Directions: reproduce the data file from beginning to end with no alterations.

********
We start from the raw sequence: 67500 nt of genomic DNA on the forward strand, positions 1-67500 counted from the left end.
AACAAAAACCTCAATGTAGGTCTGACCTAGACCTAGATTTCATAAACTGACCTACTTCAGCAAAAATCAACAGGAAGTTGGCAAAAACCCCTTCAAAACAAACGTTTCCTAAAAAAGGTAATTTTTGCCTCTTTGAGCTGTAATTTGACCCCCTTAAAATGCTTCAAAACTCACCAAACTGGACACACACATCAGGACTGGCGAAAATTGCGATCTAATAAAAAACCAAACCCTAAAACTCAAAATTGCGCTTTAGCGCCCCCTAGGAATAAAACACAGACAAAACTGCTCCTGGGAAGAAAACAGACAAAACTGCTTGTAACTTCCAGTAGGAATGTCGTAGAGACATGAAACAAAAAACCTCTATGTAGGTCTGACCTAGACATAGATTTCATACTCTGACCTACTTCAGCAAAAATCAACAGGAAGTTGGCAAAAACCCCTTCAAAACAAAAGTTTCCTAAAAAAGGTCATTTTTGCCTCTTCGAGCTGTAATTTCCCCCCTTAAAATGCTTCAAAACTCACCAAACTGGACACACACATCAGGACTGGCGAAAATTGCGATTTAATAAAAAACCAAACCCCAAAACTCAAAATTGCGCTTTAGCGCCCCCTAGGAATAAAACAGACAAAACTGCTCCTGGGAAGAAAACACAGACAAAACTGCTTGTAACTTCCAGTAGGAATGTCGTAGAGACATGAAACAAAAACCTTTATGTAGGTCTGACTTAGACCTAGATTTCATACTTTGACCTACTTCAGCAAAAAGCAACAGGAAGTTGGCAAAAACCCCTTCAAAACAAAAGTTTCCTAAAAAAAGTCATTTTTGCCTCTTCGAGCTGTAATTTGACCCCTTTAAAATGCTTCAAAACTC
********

We start from the raw sequence: 67500 nt of genomic DNA on the forward strand, positions 1-67500 counted from the left end.
AACAAAAACCTCAATGTAGGTCTGACCTAGACCTAGATTTCATAAACTGACCTACTTCAGCAAAAATCAACAGGAAGTTGGCAAAAACCCCTTCAAAACAAACGTTTCCTAAAAAAGGTAATTTTTGCCTCTTTGAGCTGTAATTTGACCCCCTTAAAATGCTTCAAAACTCACCAAACTGGACACACACATCAGGACTGGCGAAAATTGCGATCTAATAAAAAACCAAACCCTAAAACTCAAAATTGCGCTTTAGCGCCCCCTAGGAATAAAACACAGACAAAACTGCTCCTGGGAAGAAAACAGACAAAACTGCTTGTAACTTCCAGTAGGAATGTCGTAGAGACATGAAACAAAAAACCTCTATGTAGGTCTGACCTAGACATAGATTTCATACTCTGACCTACTTCAGCAAAAATCAACAGGAAGTTGGCAAAAACCCCTTCAAAACAAAAGTTTCCTAAAAAAGGTCATTTTTGCCTCTTCGAGCTGTAATTTCCCCCCTTAAAATGCTTCAAAACTCACCAAACTGGACACACACATCAGGACTGGCGAAAATTGCGATTTAATAAAAAACCAAACCCCAAAACTCAAAATTGCGCTTTAGCGCCCCCTAGGAATAAAACAGACAAAACTGCTCCTGGGAAGAAAACACAGACAAAACTGCTTGTAACTTCCAGTAGGAATGTCGTAGAGACATGAAACAAAAACCTTTATGTAGGTCTGACTTAGACCTAGATTTCATACTTTGACCTACTTCAGCAAAAAGCAACAGGAAGTTGGCAAAAACCCCTTCAAAACAAAAGTTTCCTAAAAAAAGTCATTTTTGCCTCTTCGAGCTGTAATTTGACCCCTTTAAAATGCTTCAAAACTC